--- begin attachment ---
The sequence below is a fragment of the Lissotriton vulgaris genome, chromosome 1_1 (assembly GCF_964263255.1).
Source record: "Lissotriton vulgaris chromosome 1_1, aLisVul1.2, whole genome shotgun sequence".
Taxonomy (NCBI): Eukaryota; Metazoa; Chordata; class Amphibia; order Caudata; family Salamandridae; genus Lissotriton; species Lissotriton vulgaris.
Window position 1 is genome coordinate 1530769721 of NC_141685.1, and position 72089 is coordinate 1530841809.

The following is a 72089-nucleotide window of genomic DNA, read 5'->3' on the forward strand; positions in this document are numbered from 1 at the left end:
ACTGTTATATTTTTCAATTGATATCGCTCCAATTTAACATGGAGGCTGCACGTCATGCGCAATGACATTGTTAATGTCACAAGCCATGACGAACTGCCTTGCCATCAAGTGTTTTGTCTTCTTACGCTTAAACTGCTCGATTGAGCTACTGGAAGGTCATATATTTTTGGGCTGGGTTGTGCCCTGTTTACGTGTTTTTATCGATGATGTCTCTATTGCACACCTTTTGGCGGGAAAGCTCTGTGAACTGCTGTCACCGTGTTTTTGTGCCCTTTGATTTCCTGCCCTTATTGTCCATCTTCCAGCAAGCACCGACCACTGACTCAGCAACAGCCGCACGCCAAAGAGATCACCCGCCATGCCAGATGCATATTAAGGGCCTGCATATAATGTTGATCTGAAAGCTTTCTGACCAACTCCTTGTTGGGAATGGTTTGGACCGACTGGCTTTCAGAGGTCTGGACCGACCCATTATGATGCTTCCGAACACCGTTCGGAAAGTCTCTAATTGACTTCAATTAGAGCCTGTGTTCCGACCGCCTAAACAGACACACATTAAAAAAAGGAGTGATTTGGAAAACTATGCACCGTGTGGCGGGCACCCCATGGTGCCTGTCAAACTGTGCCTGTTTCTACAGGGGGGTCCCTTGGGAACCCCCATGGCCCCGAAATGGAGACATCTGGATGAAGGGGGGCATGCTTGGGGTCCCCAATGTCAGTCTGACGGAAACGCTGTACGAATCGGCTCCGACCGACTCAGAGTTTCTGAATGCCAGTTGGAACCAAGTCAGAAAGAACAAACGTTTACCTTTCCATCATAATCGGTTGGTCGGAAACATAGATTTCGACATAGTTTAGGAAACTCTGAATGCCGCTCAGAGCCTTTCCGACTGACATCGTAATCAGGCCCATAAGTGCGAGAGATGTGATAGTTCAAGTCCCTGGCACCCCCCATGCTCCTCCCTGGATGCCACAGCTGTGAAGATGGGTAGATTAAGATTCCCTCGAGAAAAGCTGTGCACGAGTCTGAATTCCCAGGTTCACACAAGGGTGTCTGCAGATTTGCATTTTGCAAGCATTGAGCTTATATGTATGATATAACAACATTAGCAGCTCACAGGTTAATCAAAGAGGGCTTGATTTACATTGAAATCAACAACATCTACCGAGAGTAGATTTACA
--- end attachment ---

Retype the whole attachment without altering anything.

The sequence below is a fragment of the Lissotriton vulgaris genome, chromosome 1_1 (assembly GCF_964263255.1).
Source record: "Lissotriton vulgaris chromosome 1_1, aLisVul1.2, whole genome shotgun sequence".
Taxonomy (NCBI): Eukaryota; Metazoa; Chordata; class Amphibia; order Caudata; family Salamandridae; genus Lissotriton; species Lissotriton vulgaris.
Window position 1 is genome coordinate 1530769721 of NC_141685.1, and position 72089 is coordinate 1530841809.

The following is a 72089-nucleotide window of genomic DNA, read 5'->3' on the forward strand; positions in this document are numbered from 1 at the left end:
ACTGTTATATTTTTCAATTGATATCGCTCCAATTTAACATGGAGGCTGCACGTCATGCGCAATGACATTGTTAATGTCACAAGCCATGACGAACTGCCTTGCCATCAAGTGTTTTGTCTTCTTACGCTTAAACTGCTCGATTGAGCTACTGGAAGGTCATATATTTTTGGGCTGGGTTGTGCCCTGTTTACGTGTTTTTATCGATGATGTCTCTATTGCACACCTTTTGGCGGGAAAGCTCTGTGAACTGCTGTCACCGTGTTTTTGTGCCCTTTGATTTCCTGCCCTTATTGTCCATCTTCCAGCAAGCACCGACCACTGACTCAGCAACAGCCGCACGCCAAAGAGATCACCCGCCATGCCAGATGCATATTAAGGGCCTGCATATAATGTTGATCTGAAAGCTTTCTGACCAACTCCTTGTTGGGAATGGTTTGGACCGACTGGCTTTCAGAGGTCTGGACCGACCCATTATGATGCTTCCGAACACCGTTCGGAAAGTCTCTAATTGACTTCAATTAGAGCCTGTGTTCCGACCGCCTAAACAGACACACATTAAAAAAAGGAGTGATTTGGAAAACTATGCACCGTGTGGCGGGCACCCCATGGTGCCTGTCAAACTGTGCCTGTTTCTACAGGGGGGTCCCTTGGGAACCCCCATGGCCCCGAAATGGAGACATCTGGATGAAGGGGGGCATGCTTGGGGTCCCCAATGTCAGTCTGACGGAAACGCTGTACGAATCGGCTCCGACCGACTCAGAGTTTCTGAATGCCAGTTGGAACCAAGTCAGAAAGAACAAACGTTTACCTTTCCATCATAATCGGTTGGTCGGAAACATAGATTTCGACATAGTTTAGGAAACTCTGAATGCCGCTCAGAGCCTTTCCGACTGACATCGTAATCAGGCCCATAAGTGCGAGAGATGTGATAGTTCAAGTCCCTGGCACCCCCCATGCTCCTCCCTGGATGCCACAGCTGTGAAGATGGGTAGATTAAGATTCCCTCGAGAAAAGCTGTGCACGAGTCTGAATTCCCAGGTTCACACAAGGGTGTCTGCAGATTTGCATTTTGCAAGCATTGAGCTTATATGTATGATATAACAACATTAGCAGCTCACAGGTTAATCAAAGAGGGCTTGATTTACATTGAAATCAACAACATCTACCGAGAGTAGATTTACA